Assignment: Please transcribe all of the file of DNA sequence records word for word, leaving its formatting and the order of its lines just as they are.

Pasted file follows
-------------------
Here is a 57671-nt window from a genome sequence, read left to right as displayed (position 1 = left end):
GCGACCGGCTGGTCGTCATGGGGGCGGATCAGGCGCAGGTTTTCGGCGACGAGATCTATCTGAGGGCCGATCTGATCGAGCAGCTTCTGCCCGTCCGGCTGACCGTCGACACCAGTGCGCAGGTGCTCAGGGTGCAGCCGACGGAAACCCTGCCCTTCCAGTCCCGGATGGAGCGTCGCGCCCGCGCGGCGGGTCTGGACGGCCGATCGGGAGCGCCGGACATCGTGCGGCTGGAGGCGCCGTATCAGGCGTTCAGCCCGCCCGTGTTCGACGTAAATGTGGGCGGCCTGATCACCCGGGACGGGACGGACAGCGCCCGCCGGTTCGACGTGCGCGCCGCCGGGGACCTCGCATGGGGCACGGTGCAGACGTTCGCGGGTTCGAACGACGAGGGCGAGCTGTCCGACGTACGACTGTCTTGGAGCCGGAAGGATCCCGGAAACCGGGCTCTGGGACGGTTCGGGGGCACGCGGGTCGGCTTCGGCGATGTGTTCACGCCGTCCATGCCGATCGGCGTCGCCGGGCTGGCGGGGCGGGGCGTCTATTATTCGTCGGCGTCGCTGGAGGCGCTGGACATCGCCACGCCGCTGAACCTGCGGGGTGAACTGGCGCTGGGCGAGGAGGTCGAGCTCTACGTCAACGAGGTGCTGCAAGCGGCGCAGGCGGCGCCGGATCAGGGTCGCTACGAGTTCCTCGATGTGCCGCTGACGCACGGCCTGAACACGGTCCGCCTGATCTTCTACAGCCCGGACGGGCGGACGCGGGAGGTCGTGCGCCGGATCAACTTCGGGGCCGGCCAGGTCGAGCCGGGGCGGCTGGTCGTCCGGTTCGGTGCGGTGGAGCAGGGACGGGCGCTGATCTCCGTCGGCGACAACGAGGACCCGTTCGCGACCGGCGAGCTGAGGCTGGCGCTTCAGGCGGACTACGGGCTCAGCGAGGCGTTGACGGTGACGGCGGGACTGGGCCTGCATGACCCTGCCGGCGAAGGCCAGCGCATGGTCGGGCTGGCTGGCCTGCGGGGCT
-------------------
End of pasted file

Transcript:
Here is a 57671-nt window from a genome sequence, read left to right as displayed (position 1 = left end):
GCGACCGGCTGGTCGTCATGGGGGCGGATCAGGCGCAGGTTTTCGGCGACGAGATCTATCTGAGGGCCGATCTGATCGAGCAGCTTCTGCCCGTCCGGCTGACCGTCGACACCAGTGCGCAGGTGCTCAGGGTGCAGCCGACGGAAACCCTGCCCTTCCAGTCCCGGATGGAGCGTCGCGCCCGCGCGGCGGGTCTGGACGGCCGATCGGGAGCGCCGGACATCGTGCGGCTGGAGGCGCCGTATCAGGCGTTCAGCCCGCCCGTGTTCGACGTAAATGTGGGCGGCCTGATCACCCGGGACGGGACGGACAGCGCCCGCCGGTTCGACGTGCGCGCCGCCGGGGACCTCGCATGGGGCACGGTGCAGACGTTCGCGGGTTCGAACGACGAGGGCGAGCTGTCCGACGTACGACTGTCTTGGAGCCGGAAGGATCCCGGAAACCGGGCTCTGGGACGGTTCGGGGGCACGCGGGTCGGCTTCGGCGATGTGTTCACGCCGTCCATGCCGATCGGCGTCGCCGGGCTGGCGGGGCGGGGCGTCTATTATTCGTCGGCGTCGCTGGAGGCGCTGGACATCGCCACGCCGCTGAACCTGCGGGGTGAACTGGCGCTGGGCGAGGAGGTCGAGCTCTACGTCAACGAGGTGCTGCAAGCGGCGCAGGCGGCGCCGGATCAGGGTCGCTACGAGTTCCTCGATGTGCCGCTGACGCACGGCCTGAACACGGTCCGCCTGATCTTCTACAGCCCGGACGGGCGGACGCGGGAGGTCGTGCGCCGGATCAACTTCGGGGCCGGCCAGGTCGAGCCGGGGCGGCTGGTCGTCCGGTTCGGTGCGGTGGAGCAGGGACGGGCGCTGATCTCCGTCGGCGACAACGAGGACCCGTTCGCGACCGGCGAGCTGAGGCTGGCGCTTCAGGCGGACTACGGGCTCAGCGAGGCGTTGACGGTGACGGCGGGACTGGGCCTGCATGACCCTGCCGGCGAAGGCCAGCGCATGGTCGGGCTGGCTGGCCTGCGGGGCT